The writing is inviting, especially for a child of the internet like me: at turns bitingly sarcastic, deeply self-reflective, and breathtakingly vulnerable. This book is a must-read for anyone int
Apr 30, 2018 rated it it was ok
Shelves: 2018, april-2018
Every once in a while there is some genuine insight here, but this was for the most part kind of shallow and annoying. I wanted something that explores the complexity of motherhood, like how you love your kids, you would die for your kids, but if you had it to do over again you might not have them? But this was more, my baby’s really cute but I feel so fat. I just didn’t like the writing and I felt like the author sounded so high maintenance. Every interaction with her partner is pretty much: sh ...more
There are a lot of things I appreciated about this book, but I also found myself feeling oddly judgmental about the author’s tone in a way that’s really unusual for me. I’ll probably be writing about this for another outlet soon, so we’ll see if I’m able to articulate it better with a little more time. Still, this is a great pregnancy/early motherhood memoir and I recommend it if the jacket description is calling to you.
May 04, 2018 rated it it was ok
Reading this book was like reading the diary of my high school friend who never grew up. It was complete navel gazing - there was no greater meaning, no truth, no deeper understanding, and most of the beginning felt incredibly false. Like she took these fleeting tiny thoughts she might have had and made them seem huge and intrusive so she could fill pages. And so it doesn’t seem like maybe I just can’t relate: I got pregnant with my fiancé before we got married too, so this should be completely ...more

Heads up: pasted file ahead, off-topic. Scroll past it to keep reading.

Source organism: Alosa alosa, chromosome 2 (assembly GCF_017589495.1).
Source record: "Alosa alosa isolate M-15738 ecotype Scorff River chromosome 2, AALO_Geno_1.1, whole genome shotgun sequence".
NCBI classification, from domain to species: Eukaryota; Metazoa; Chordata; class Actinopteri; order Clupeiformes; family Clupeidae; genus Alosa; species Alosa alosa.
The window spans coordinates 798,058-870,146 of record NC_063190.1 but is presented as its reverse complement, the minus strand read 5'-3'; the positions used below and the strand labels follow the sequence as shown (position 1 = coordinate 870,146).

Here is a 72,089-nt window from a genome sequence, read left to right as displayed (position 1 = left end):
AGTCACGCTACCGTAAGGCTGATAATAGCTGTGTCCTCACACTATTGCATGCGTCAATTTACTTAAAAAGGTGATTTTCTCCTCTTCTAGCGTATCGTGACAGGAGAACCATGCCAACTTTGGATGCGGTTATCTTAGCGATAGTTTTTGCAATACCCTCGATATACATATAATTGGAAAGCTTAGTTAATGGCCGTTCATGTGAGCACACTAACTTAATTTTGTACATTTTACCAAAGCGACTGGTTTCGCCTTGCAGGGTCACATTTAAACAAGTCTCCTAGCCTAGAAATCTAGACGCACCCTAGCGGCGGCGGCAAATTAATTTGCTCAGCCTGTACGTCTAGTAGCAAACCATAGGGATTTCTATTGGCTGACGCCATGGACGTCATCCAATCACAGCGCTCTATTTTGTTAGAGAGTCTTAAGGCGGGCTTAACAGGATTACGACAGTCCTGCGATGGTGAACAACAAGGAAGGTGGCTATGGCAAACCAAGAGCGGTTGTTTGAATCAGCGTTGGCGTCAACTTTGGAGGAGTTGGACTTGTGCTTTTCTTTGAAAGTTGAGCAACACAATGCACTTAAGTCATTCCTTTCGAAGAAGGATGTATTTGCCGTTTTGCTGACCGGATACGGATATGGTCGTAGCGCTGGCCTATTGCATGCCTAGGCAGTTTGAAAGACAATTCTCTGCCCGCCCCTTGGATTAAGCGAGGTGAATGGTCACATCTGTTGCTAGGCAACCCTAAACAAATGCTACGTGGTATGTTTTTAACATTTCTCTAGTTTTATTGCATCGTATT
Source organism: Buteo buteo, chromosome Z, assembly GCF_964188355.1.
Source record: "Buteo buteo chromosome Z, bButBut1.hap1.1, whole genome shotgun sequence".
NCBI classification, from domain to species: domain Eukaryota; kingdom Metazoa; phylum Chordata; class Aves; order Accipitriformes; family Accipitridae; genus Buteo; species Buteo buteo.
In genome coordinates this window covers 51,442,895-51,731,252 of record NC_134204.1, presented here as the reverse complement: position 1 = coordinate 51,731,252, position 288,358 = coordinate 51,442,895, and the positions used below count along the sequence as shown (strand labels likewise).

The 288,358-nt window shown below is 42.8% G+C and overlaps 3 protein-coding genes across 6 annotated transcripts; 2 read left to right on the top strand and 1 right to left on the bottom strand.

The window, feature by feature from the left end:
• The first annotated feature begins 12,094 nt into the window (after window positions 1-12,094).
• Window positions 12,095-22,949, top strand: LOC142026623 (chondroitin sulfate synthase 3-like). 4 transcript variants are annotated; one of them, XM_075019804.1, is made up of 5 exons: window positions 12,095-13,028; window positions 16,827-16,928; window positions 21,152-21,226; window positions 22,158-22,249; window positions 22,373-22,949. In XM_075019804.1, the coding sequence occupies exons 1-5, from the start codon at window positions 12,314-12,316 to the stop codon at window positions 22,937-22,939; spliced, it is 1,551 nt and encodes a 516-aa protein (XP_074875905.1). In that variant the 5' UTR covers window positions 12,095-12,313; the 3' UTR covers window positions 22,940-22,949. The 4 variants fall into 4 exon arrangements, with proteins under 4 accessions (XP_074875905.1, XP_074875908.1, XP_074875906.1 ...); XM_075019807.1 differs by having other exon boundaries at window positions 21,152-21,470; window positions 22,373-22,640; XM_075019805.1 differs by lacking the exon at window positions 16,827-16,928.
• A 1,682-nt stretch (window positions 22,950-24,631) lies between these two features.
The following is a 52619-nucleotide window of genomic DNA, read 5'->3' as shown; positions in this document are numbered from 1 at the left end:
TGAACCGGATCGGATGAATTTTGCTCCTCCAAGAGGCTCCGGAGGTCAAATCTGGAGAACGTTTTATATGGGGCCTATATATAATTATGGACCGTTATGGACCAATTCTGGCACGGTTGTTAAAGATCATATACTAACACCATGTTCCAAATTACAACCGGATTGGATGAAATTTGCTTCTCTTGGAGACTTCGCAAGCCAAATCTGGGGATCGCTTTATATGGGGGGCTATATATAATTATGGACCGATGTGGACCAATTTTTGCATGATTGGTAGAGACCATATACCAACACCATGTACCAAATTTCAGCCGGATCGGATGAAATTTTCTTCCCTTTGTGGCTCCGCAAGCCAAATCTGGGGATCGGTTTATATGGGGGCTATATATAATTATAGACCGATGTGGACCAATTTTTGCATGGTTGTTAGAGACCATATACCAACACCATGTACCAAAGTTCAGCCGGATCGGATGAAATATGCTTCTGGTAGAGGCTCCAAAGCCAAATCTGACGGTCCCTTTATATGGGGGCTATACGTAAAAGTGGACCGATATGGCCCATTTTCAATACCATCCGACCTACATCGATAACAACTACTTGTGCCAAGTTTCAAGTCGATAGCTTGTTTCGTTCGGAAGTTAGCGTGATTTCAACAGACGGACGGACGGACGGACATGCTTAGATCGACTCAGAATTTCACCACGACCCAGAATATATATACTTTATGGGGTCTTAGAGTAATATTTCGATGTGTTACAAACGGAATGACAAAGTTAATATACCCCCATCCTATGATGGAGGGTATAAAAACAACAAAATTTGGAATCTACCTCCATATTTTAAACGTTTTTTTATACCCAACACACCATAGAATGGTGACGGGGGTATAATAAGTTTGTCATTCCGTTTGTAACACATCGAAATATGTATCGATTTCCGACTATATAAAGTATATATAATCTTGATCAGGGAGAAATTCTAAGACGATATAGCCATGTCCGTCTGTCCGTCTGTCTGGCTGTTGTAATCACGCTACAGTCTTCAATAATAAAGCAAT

Jessica Woodbury
Sep 09, 2018 rated it really liked it
Shelves: memoir, nonfiction
I try not to think about the first year I was a mother. Actually, I don't think much about the second year either. The way people talk about parenthood generally and motherhood specifically, you expect it to just happen, you expect to find this new part of yourself, you expect to be happy. None of those things really happened for me and none of them happened to Meaghan O'Connell either. Her memoir dives deepest into the disconnect between the narratives we're given about motherhood and how pregn ...more